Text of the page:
5 Takeaways From Semicon

The notable topics were the upturn, China, EUV, fan-out and R&D.

popularity

At the recent Semicon West trade show in San Francisco, there were a multitude of presentations on a number of subjects. The event, sponsored by SEMI, had presentations on the outlook for ICs, equipment and packaging.

Clearly, though, the show is much smaller with fewer attendees, as compared to past years. Most of the big companies no longer have booths. Hardly any have press events or media briefings.

It’s still a great place to network, however. At the event, there were over 600 exhibiting companies. Official attendee numbers are not in yet, but SEMI expects +/- 5% over last year’s numbers.

Meanwhile, in no particular order, here are my five takeaways from Semicon West:

1) When is the downturn?
Both the chip and equipment businesses are booming. On the chip side, market research houses have raised their forecasts. In November, for example, the World Semiconductor Trade Statistics (WSTS) group predicted that the IC market would grow a modest 3% in 2017 over 2016. Then, in July, the WSTS raised its forecast and said the semiconductor market would reach $378 billion in 2017, up 11.5% over 2016.

The new forecast is attributed to a surge in the memory market. In fact, there are shortages of both NAND and DRAM. Analog, mixed-signal chips, RF and other products are also hot.

Just how long will the party last? No one knows for sure. But in 2018, the WSTS sees the market cooling down as the IC market is projected to grow by 2.7%.

One indicator is NAND. NAND, especially 3D NAND, is hot and driving the memory market. It is also fueling the fab equipment boom. For about a year, there has been a shortage of NAND for two reasons. First, OEMs are gobbling up parts. Second, NAND vendors are taking longer than expected to convert from planar NAND to 3D NAND, according to Jim Handy, an analyst with Objective Analysis.

Handy describes the situation as a “NAND stall.” “(A NAND stall is) the inability to move from one technology to the next, whether it’s moving from node to node or whether it’s moving from planar to 3D NAND in this case,” he said. “It’s anybody’s guess when this 3D NAND monster will be wrestled to the ground. 3D NAND has proven to be far more difficult than anybody ever thought it would be.”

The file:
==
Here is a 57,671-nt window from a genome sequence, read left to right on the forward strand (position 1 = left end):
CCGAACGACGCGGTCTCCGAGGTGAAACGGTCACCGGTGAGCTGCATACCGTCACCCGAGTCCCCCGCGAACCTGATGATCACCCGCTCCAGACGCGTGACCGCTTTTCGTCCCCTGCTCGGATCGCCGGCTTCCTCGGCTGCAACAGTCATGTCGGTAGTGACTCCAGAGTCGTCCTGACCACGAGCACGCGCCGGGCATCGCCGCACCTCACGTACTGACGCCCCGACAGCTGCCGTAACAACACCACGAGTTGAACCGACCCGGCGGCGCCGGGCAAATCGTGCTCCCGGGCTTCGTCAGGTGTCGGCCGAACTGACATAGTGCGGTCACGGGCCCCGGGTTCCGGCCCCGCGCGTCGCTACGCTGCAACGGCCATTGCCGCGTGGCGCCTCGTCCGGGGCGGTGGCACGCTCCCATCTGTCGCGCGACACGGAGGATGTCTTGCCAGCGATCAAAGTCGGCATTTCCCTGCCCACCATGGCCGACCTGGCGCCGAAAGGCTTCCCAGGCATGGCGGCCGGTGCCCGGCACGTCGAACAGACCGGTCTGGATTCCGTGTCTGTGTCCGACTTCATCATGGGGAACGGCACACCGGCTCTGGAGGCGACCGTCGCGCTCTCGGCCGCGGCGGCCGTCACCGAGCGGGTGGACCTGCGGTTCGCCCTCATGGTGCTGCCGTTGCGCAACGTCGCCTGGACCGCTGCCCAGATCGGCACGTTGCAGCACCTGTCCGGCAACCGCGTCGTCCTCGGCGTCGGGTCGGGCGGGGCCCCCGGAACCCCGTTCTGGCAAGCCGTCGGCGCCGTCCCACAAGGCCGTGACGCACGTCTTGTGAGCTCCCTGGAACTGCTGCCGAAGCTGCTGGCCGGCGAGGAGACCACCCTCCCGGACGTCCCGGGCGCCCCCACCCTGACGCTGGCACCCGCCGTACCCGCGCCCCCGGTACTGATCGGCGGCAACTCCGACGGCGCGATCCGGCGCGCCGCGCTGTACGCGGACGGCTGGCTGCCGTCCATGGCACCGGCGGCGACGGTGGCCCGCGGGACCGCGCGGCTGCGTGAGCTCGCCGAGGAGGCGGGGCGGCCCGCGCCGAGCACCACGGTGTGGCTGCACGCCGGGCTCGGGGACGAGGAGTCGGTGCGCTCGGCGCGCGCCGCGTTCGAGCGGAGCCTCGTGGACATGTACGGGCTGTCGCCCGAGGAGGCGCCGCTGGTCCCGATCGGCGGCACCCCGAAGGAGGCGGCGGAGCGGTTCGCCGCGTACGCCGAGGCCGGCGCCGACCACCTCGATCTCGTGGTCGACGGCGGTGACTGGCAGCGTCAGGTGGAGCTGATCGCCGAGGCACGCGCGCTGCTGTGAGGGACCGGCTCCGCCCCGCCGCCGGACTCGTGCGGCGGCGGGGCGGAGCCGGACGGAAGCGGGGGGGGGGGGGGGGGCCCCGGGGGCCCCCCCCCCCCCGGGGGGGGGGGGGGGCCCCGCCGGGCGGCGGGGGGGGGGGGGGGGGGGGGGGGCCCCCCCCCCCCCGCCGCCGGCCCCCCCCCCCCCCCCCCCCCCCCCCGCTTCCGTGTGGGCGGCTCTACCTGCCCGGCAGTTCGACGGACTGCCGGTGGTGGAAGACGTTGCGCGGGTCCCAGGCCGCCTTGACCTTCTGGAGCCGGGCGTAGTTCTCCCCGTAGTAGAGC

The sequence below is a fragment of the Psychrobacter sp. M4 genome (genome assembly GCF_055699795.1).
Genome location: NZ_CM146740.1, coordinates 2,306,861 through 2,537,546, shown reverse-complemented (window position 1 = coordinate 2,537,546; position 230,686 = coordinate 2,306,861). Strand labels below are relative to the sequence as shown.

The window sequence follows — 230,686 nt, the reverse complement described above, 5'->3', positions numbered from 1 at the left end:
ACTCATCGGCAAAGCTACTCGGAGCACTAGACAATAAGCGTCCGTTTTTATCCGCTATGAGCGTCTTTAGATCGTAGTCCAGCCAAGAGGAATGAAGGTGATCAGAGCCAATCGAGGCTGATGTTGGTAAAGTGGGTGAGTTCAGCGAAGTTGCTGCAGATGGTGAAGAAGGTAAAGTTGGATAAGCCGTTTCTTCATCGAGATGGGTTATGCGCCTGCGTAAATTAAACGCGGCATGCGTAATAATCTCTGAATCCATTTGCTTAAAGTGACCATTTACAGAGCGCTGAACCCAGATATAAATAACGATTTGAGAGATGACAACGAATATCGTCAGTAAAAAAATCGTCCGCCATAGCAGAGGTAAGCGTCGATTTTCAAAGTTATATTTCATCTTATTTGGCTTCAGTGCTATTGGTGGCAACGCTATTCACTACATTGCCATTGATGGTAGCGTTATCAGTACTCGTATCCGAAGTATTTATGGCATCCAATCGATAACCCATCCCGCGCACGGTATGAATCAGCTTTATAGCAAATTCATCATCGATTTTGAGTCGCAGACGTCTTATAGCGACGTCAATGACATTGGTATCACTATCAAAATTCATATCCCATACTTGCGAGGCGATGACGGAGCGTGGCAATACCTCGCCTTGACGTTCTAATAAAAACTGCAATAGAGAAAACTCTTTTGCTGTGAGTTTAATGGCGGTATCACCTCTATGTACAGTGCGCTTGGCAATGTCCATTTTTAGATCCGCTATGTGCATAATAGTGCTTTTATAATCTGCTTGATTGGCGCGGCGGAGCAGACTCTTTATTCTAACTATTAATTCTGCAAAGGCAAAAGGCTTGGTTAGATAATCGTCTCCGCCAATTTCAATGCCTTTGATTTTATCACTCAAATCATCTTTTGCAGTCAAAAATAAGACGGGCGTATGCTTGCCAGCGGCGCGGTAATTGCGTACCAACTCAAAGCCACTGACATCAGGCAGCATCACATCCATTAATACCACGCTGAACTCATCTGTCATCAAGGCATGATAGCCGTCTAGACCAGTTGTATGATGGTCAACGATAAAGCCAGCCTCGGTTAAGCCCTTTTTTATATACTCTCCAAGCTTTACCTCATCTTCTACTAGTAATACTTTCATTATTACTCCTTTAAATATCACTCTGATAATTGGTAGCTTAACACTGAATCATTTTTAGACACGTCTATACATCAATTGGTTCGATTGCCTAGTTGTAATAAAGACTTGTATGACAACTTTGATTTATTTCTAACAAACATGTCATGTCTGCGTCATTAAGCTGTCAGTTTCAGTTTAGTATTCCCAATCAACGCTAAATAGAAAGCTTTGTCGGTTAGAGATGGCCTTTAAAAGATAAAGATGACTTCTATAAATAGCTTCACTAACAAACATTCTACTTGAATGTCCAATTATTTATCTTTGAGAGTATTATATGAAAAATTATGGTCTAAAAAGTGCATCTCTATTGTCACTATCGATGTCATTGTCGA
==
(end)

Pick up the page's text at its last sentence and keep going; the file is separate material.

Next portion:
In any case, the question is clear—How long will the shortages last? “We are expecting to see shortages until the middle of 2018,” he said.

Then, at that point, the “NAND stall” could subside. This, in turn, would cause an oversupply and falling ASPs. “Now, we are in the middle of a NAND stall. Usually, at the end of these stalls, we switch pretty quickly from a shortage to an oversupply. That sudden switch causes the prices to collapse at a pretty alarming rate,” he said.

2) Rumor mill: China may push out CapEx
SEMI released its mid-year forecast at Semicon West. SEMI reported that worldwide sales of new semiconductor manufacturing equipment are projected to increase by 19.8% to a total of $49.4 billion in 2017, marking the first time that the semiconductor equipment market has exceeded the market high of $47.7 billion set in 2000. In 2018, 7.7% growth is expected, resulting in another record-breaking year ─ totaling $53.2 billion for the global semiconductor equipment market.

In 2017, South Korea will be the largest equipment market for the first time. Then, in 2018, SEMI forecasts that equipment sales in China will climb 61.4% to a total of $11 billion, following 5.9% growth in 2017. China is forecasted to become the second largest market in 2018.

Today, China has nearly two dozen fabs in construction or on the drawing board. China is targeting to boost its domestic production in both memory and logic. China has several 3D NAND fabs in the works. But the nation is behind in technology by a wide margin. The country has produced a 32-layer 3D NAND chip with questionable yields.

In comparison, the multinationals are moving from 48- to 64-layer devices with 96-layer products in R&D. China could introduce 32-layer chips, but the ASPs would be low. They might have to sell them at a loss. China could wait and develop more cost-competitive 48- or 64-layer chips, but this would take time.